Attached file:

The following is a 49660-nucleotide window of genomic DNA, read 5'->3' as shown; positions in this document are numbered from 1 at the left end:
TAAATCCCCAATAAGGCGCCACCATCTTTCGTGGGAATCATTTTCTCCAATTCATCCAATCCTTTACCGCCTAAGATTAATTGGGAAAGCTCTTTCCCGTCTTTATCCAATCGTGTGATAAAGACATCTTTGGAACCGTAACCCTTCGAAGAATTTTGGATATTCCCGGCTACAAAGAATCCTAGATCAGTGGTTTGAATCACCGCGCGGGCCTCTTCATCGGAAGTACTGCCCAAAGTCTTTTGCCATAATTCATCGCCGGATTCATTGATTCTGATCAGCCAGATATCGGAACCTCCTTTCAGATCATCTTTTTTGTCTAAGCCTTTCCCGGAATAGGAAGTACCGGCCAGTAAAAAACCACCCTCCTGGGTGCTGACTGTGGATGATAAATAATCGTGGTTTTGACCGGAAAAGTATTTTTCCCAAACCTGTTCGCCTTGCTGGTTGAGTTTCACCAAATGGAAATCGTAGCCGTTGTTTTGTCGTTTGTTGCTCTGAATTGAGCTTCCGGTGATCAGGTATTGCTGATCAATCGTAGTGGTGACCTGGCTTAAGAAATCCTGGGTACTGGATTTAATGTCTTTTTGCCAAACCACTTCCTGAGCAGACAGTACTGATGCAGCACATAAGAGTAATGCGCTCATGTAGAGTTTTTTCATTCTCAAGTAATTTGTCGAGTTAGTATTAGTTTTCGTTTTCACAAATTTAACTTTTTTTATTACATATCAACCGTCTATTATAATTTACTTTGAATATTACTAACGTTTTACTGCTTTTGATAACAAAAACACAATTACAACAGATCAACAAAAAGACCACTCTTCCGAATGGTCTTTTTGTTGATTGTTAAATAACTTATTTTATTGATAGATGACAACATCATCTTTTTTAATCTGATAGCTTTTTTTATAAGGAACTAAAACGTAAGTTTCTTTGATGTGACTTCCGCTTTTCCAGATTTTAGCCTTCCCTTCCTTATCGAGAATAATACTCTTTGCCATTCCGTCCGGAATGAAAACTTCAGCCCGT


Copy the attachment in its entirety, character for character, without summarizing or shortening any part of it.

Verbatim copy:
The following is a 49660-nucleotide window of genomic DNA, read 5'->3' as shown; positions in this document are numbered from 1 at the left end:
TAAATCCCCAATAAGGCGCCACCATCTTTCGTGGGAATCATTTTCTCCAATTCATCCAATCCTTTACCGCCTAAGATTAATTGGGAAAGCTCTTTCCCGTCTTTATCCAATCGTGTGATAAAGACATCTTTGGAACCGTAACCCTTCGAAGAATTTTGGATATTCCCGGCTACAAAGAATCCTAGATCAGTGGTTTGAATCACCGCGCGGGCCTCTTCATCGGAAGTACTGCCCAAAGTCTTTTGCCATAATTCATCGCCGGATTCATTGATTCTGATCAGCCAGATATCGGAACCTCCTTTCAGATCATCTTTTTTGTCTAAGCCTTTCCCGGAATAGGAAGTACCGGCCAGTAAAAAACCACCCTCCTGGGTGCTGACTGTGGATGATAAATAATCGTGGTTTTGACCGGAAAAGTATTTTTCCCAAACCTGTTCGCCTTGCTGGTTGAGTTTCACCAAATGGAAATCGTAGCCGTTGTTTTGTCGTTTGTTGCTCTGAATTGAGCTTCCGGTGATCAGGTATTGCTGATCAATCGTAGTGGTGACCTGGCTTAAGAAATCCTGGGTACTGGATTTAATGTCTTTTTGCCAAACCACTTCCTGAGCAGACAGTACTGATGCAGCACATAAGAGTAATGCGCTCATGTAGAGTTTTTTCATTCTCAAGTAATTTGTCGAGTTAGTATTAGTTTTCGTTTTCACAAATTTAACTTTTTTTATTACATATCAACCGTCTATTATAATTTACTTTGAATATTACTAACGTTTTACTGCTTTTGATAACAAAAACACAATTACAACAGATCAACAAAAAGACCACTCTTCCGAATGGTCTTTTTGTTGATTGTTAAATAACTTATTTTATTGATAGATGACAACATCATCTTTTTTAATCTGATAGCTTTTTTTATAAGGAACTAAAACGTAAGTTTCTTTGATGTGACTTCCGCTTTTCCAGATTTTAGCCTTCCCTTCCTTATCGAGAATAATACTCTTTGCCATTCCGTCCGGAATGAAAACTTCAGCCCGT